Openness, Lobbying, and Provision of Infrastructure
AbstractCasual empirical evidence suggests that infrastructure provision is higher in economies that are open to world trade. We develop a model of imperfect competition to show that open economies are likely to provide more infrastructure than closed economies. If infrastructure is financed by taxing a producer lobby, the open economy will overprovide while the closed economy will underinvest; an open economy approaches optimal provision when this lobby group is small in size. If financing of infrastructure is done by taxing the whole population, the closed-economy outcome may be preferred relative to that of the open economy.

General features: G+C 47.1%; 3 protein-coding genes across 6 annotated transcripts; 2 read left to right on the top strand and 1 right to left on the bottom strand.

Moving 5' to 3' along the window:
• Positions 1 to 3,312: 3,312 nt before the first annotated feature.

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Bibliographic InfoArticle provided by Southern Economic Association in its journal Southern Economic Journal.
Volume (Year): 74 (2008)
Issue (Month): 4 (April)
Find related papers by JEL classification:
- F43 - International Economics - - Macroeconomic Aspects of International Trade and Finance - - - Economic Growth of Open Economies
- H11 - Public Economics - - Structure and Scope of Government - - - Structure and Scope of Government
- O12 - Economic Development, Technological Change, and Growth - - Economic Development - - - Microeconomic Analyses of Economic Development
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